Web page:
1. accept responsibility for my actions;
  2. hold myself and others to the highest standards of academic, personal, and social integrity;
  3. practice justice, equality, and compassion in human relations;
  4. respect the dignity of all persons and accept individual differences;
  5. respect the environment and the rights and property of others and the University;
  6. contribute positively to the life of the campus and surrounding community;
  7.  and use my LSU experience to be an active citizen in an international and interdependent world.

The continued success of LSU depends on the faithful commitment by each community member to these, our basic principles.


There are two areas that we will be particularly alert for in this class:


(1) Plagiarism is an extremely serious violation of academic integrity. The Code of Student Conduct defines plagiarism as “the unacknowledged inclusion, in work submitted for credit, of someone else’s words, ideas, or data.” (8.1-C.6)  


Plagiarism can occur in a myriad of forms and media. Please refer to websites for additional details. We will also discuss in class.


Although most commonly associated with writing, all types of scholarly work, including computer code, music, scientific data and analysis, and electronic publications can be plagiarized. The aim of this section is to help students and faculty deal with the complex and important issue of plagiarism on campus.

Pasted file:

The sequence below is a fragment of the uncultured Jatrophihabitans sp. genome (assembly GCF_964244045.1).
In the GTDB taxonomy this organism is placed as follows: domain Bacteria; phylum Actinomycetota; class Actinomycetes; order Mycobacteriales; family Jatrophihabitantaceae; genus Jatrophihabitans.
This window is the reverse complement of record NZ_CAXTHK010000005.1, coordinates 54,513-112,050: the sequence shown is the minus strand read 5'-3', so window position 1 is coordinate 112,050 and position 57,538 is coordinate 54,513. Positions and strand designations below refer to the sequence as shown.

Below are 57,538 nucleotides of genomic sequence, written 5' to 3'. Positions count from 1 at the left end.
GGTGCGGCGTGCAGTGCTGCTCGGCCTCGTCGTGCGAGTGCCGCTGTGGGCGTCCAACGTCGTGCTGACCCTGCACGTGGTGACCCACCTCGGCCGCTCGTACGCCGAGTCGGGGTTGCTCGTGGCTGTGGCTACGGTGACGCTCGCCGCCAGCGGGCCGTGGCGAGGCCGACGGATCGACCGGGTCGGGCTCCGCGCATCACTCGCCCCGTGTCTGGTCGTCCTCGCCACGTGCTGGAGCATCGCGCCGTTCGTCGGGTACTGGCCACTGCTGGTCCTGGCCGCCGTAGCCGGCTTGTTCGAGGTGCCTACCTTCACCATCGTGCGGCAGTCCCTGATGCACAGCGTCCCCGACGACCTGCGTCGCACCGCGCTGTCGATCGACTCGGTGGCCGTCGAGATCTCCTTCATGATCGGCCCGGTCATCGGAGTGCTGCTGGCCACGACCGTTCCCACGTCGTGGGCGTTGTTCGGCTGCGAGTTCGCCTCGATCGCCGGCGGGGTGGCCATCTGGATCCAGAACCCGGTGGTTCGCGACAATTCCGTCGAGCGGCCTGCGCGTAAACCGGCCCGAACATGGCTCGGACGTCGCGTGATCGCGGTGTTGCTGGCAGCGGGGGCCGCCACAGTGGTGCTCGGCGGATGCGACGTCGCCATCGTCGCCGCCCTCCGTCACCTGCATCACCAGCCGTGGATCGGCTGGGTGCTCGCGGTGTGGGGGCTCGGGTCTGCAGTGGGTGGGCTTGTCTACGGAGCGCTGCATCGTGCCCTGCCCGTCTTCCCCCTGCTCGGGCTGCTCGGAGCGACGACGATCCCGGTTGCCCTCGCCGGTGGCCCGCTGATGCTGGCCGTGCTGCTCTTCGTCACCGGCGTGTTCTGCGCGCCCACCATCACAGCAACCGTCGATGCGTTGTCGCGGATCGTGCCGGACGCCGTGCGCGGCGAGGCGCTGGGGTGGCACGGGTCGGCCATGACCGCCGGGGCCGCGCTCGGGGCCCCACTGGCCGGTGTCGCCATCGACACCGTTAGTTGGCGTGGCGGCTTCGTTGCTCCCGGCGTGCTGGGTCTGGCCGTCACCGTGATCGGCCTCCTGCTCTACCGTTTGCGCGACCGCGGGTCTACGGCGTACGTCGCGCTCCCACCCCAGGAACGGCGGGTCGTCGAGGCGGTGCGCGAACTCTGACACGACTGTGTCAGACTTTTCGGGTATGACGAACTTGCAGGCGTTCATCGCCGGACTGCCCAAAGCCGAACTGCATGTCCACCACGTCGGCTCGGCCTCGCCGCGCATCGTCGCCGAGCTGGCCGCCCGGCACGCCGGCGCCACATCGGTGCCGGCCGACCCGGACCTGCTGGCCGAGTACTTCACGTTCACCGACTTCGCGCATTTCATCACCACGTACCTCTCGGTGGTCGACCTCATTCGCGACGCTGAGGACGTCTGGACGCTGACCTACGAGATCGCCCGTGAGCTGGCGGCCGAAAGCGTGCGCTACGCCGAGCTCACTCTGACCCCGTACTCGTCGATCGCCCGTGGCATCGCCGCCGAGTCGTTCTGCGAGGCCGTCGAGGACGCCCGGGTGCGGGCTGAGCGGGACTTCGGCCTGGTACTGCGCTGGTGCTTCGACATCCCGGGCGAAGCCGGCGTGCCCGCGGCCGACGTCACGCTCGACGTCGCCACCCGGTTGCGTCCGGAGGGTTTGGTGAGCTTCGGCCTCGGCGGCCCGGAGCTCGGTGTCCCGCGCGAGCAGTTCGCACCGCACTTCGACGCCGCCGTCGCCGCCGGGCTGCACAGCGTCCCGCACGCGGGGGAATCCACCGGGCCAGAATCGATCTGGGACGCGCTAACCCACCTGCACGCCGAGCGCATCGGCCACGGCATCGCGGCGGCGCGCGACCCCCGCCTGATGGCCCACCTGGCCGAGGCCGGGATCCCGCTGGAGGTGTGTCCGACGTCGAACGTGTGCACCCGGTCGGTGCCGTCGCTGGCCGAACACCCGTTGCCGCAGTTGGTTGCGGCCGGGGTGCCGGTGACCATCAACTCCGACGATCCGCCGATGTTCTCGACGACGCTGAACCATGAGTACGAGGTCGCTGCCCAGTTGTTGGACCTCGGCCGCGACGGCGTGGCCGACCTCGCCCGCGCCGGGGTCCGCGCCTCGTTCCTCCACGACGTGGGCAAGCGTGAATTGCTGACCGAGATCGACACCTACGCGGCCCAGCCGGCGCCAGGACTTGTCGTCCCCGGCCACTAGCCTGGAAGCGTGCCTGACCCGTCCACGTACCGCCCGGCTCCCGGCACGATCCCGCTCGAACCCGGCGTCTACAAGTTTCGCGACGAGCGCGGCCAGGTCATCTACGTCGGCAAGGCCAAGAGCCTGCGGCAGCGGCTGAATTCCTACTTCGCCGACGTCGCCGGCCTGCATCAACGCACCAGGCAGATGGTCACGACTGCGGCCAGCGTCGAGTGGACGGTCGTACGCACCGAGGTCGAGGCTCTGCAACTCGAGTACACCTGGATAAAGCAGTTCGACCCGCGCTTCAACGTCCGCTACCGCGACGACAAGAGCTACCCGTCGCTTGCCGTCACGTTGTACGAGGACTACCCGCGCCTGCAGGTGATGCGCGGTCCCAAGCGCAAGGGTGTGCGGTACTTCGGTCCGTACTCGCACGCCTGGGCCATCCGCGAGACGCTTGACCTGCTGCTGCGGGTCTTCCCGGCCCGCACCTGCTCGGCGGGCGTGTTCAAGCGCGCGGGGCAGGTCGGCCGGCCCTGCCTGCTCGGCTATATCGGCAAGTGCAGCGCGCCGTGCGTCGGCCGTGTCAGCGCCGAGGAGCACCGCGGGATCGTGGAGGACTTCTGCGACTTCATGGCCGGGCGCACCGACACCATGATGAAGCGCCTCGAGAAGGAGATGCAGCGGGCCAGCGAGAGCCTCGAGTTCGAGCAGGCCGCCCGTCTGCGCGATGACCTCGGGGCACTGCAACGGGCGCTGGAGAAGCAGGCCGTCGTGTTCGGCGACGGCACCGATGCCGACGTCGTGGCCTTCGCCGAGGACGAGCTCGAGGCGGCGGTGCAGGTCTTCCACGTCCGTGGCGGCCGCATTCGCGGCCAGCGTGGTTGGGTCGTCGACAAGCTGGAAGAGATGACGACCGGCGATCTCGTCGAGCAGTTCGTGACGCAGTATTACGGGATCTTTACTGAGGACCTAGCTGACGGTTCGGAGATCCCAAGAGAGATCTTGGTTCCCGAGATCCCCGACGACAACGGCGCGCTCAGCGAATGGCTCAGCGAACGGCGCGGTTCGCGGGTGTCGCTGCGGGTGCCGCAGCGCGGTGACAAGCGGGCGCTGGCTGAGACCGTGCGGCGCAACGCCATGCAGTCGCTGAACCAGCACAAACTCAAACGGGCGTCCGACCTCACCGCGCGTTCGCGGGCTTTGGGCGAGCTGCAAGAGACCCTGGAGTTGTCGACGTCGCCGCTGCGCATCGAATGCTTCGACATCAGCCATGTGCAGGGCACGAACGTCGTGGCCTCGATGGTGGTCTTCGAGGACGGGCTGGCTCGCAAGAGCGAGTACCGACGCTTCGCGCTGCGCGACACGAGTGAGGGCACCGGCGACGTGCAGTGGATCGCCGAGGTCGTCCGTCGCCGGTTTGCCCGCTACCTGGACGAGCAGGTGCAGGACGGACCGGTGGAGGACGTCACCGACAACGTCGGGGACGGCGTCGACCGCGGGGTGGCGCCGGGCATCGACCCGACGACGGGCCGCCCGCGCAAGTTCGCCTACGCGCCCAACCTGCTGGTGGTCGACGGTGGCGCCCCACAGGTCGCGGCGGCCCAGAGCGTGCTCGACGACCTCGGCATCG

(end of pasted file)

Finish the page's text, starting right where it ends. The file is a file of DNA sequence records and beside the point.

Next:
(2) Copying - Copying from another student's test paper or assignment.



Students with disabilities: Louisiana State University is committed to providing reasonable accommodations for all persons with disabilities. The syllabus is available in alternate formats upon request. If you are seeking classroom accommodations under the Americans with Disabilities Act, you are required to register with the Disability Services (DS). DS is located in 115 Johnston Hall. Phone is 225/ 578-5919. To receive academic accommodations for this class, please obtain the proper DS forms and meet with me at the beginning of the semester.


Alcohol Policy (PS-67 Illegal Use of Drugs and Alcohol Misuse): Louisiana State University is committed to maintaining an environment which supports the research, teaching, and service mission of the University. Although the University respects an employee's right to privacy, the illegal use of drugs or alcohol within the University community interferes with the accomplishment of the University's mission.  Louisiana State Law prohibits the consumption, possession, distribution, possession with intent to distribute, or manufacture of drugs described as controlled dangerous substances in the Louisiana Revised Statutes 40:964; and other statutes define the illegal possession and/or use of alcohol.  As such, the Department has reaffirmed the University policy of alcohol-free and drug-free environment on University property at all times and in areas and at times and locations where an assembly of students and faculty would be viewed as representative of LSU (field trips and field camp property as both represent LSU).